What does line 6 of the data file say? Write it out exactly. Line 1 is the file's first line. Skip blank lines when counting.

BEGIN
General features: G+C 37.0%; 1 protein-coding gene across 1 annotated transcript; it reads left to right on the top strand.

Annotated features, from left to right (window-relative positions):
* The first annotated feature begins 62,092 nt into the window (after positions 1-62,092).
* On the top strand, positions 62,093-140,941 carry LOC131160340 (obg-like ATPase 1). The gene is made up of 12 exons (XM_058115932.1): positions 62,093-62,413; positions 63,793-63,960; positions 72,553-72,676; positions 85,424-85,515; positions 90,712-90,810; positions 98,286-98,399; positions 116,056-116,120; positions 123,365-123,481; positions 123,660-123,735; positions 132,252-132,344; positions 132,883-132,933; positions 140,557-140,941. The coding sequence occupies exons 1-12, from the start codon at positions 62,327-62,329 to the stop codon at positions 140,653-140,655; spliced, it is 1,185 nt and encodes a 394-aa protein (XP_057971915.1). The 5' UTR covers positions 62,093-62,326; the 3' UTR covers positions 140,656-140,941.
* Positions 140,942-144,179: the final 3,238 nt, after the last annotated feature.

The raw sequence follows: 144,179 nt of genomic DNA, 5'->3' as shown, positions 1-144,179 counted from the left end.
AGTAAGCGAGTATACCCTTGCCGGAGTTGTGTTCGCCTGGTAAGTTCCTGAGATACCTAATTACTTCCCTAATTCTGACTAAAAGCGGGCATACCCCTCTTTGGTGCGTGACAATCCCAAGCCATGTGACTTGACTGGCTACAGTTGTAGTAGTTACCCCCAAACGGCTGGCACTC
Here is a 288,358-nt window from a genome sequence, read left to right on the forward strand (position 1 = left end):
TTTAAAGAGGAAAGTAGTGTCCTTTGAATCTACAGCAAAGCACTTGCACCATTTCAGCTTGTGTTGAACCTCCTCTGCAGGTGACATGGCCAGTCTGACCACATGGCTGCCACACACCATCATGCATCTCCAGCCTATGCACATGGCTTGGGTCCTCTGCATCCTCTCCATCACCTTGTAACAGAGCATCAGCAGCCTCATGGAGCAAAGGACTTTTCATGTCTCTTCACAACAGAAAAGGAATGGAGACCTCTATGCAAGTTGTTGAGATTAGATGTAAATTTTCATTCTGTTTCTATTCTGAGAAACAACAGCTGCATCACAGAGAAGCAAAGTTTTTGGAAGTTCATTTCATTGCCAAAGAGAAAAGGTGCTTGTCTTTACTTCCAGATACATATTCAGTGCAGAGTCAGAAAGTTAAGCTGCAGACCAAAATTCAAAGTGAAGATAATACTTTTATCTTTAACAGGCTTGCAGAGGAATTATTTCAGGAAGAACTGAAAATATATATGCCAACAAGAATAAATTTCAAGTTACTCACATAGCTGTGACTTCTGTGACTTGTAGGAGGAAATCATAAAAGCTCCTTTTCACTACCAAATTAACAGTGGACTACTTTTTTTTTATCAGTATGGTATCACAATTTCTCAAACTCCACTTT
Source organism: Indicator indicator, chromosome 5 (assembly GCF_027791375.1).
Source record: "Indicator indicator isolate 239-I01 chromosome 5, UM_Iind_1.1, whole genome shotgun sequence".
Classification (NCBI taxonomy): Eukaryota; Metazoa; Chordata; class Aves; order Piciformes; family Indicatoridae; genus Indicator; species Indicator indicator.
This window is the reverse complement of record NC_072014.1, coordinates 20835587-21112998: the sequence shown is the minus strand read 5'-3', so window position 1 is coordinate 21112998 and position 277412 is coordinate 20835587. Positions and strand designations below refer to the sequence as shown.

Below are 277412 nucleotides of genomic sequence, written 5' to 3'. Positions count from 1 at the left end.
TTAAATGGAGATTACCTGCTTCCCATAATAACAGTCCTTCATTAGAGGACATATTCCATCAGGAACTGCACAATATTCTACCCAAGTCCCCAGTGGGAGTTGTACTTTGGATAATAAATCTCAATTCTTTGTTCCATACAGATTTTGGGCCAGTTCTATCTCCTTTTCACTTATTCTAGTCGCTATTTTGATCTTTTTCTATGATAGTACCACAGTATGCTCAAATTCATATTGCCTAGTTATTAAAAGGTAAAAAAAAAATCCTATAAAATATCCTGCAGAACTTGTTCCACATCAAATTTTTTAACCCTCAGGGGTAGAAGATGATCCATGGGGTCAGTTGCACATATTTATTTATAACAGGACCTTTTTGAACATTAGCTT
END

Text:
The raw sequence follows: 144,179 nt of genomic DNA, 5'->3' as shown, positions 1-144,179 counted from the left end.